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The Root of Humanity Hegel on Language and Communication

The Root of Humanity Hegel on Language and Communication

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University of Iowa
"Te Root of Humanity": Hegel on Language andCommunication
 John Durham Peters
University of Iowa
 , john-peters@uiowa.edu
 Author posting. Copyright © State University of New York, 1997. Tis is the author's version of the work. It is posted here by permission of State University of New York for personal use, not forredistribution.
Tis Contribution to Book is brought to you for free and open access by the Communication Studies at Iowa Research Online. It has been accepted forinclusion in Department of Communication Studies Publications by an authorized administrator of Iowa Research Online. For more information,please contactlib-ir@uiowa.edu.
Te denitive version was published in Figuring the self: subject, absolute, and others in classical German philosophy, 1997, pp.227-244.
 
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Chapter Eleven"The Root of Humanity": Hegel on Language and Communication
*
 John Durham PetersIFreud tells the story of once seeing a disagreeable old man approaching him on atrain--until he realized there was a full-length mirror at the other end of his compartment.
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 Hannah Arendt compares the self to the daimon in ancient Greek religion which constantlyfollows each of us around, looking over our shoulder so that we never see it but others do.
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 Hegel, in turn, wrote that one self requires another: the self only exists in its relation toanother self. The self, then, is perplexing: we seem to know nothing more intimately, yetthere can be nothing so strange. The self is, so to speak, at once selfsame and selfdifferent:it belongs to itself and yet it transcends itself into nature and the world of others. Like aMoebius strip, the self only has one surface, though at any given point along that surface, anopposite side can be found.In this essay I argue that Hegel's understanding of the self and its relation to other selves gives us rich ways to refigure the concept of communication. As this concept is oftenformulated, the problem is this: How can my experiences--unique to me and regardingwhich I have a privileged access--be transferred through the shaky public medium of language to reach your own, very different, set of experiences? The conceptions of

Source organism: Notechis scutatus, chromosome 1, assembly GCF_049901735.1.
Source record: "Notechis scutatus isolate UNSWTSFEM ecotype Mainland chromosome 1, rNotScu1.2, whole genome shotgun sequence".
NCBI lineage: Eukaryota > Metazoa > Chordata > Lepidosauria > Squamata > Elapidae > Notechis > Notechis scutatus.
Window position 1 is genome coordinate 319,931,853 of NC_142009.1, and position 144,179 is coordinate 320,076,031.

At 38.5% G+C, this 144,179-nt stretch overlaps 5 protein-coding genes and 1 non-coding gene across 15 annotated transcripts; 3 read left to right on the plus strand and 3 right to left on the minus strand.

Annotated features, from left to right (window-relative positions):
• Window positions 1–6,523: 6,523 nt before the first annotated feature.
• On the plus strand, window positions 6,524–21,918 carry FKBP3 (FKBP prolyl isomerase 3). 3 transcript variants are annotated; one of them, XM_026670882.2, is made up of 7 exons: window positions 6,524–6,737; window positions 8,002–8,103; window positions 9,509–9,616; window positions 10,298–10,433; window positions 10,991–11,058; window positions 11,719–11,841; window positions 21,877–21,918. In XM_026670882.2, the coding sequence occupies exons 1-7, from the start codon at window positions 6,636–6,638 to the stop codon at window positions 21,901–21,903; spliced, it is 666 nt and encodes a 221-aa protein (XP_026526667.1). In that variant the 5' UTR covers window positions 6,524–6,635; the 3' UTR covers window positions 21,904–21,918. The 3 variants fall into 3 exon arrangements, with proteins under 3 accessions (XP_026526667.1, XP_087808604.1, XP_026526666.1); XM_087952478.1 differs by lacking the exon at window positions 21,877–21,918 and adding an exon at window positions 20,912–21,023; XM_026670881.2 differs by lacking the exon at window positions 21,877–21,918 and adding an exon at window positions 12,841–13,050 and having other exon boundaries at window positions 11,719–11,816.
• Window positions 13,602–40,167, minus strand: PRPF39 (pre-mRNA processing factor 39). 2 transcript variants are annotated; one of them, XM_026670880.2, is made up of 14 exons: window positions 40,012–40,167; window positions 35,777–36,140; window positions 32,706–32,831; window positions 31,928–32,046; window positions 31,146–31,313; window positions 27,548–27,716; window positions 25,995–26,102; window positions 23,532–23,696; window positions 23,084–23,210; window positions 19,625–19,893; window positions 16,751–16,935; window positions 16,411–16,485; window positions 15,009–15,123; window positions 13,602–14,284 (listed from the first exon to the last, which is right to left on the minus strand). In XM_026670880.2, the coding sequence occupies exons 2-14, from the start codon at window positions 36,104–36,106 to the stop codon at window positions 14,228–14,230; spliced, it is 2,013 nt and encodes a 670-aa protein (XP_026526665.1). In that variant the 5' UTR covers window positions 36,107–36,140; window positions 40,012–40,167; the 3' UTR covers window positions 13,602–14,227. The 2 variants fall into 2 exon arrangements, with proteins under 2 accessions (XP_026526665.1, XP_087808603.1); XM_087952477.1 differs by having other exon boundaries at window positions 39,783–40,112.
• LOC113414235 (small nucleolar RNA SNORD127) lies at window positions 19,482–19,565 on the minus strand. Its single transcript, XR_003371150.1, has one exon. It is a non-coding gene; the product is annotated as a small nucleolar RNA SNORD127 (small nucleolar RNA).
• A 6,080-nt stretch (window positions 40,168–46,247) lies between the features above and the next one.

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experience and selfhood informing this question--conceptions which lie at the heart of theAnglo-American empiricist tradition--give rise to an apparent antinomy: the self must faceeither the threat of isolation (in its private meanings) or bondage (to public ones). The political fears of solipsism and tyranny, in other words, shape the outer limits of currentthinking about communication.
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 Hegel can help us dialectically resolve such notions. But even among thosecontinental theorists whose thinking has been nourished by the Hegelian principle of theidentity of identity and difference, views about communication often make only piecemealuse of Hegel's complete vision. At one extreme lies the sober ideal of distortion-freecommunicative action (Habermas); at the other, the frolicksome exposé of the endlessmischief of discourse such that communication is at best a chimera (Derrida). Habermasunderplays language's strangeness, Derrida its instrumentality. Moreover, when Habermasquests for the social, political, and historical conditions in which people can participate informs and forums of undistorted communication, or when Derrida revels in the différanceof non-identical signifiers in discourse, both are elaborating just aspects of Hegel's grander vision.A rereading of Hegel would round out current debates and help us find an accountof communication that neither erases the curious fact of otherness at its core nor the possibility of doing things with words. Language is resistant to our intent; nonetheless, it isalso the most reliable practical means of persuasion we have. Though language is a dark 
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Published in Figuring the Self: Subject, Individual, and Spirit in German Idealism. Eds. DavidE. Klemm and Guenter Zoeller. Albany: SUNY Press, 1997. 227-244.
 

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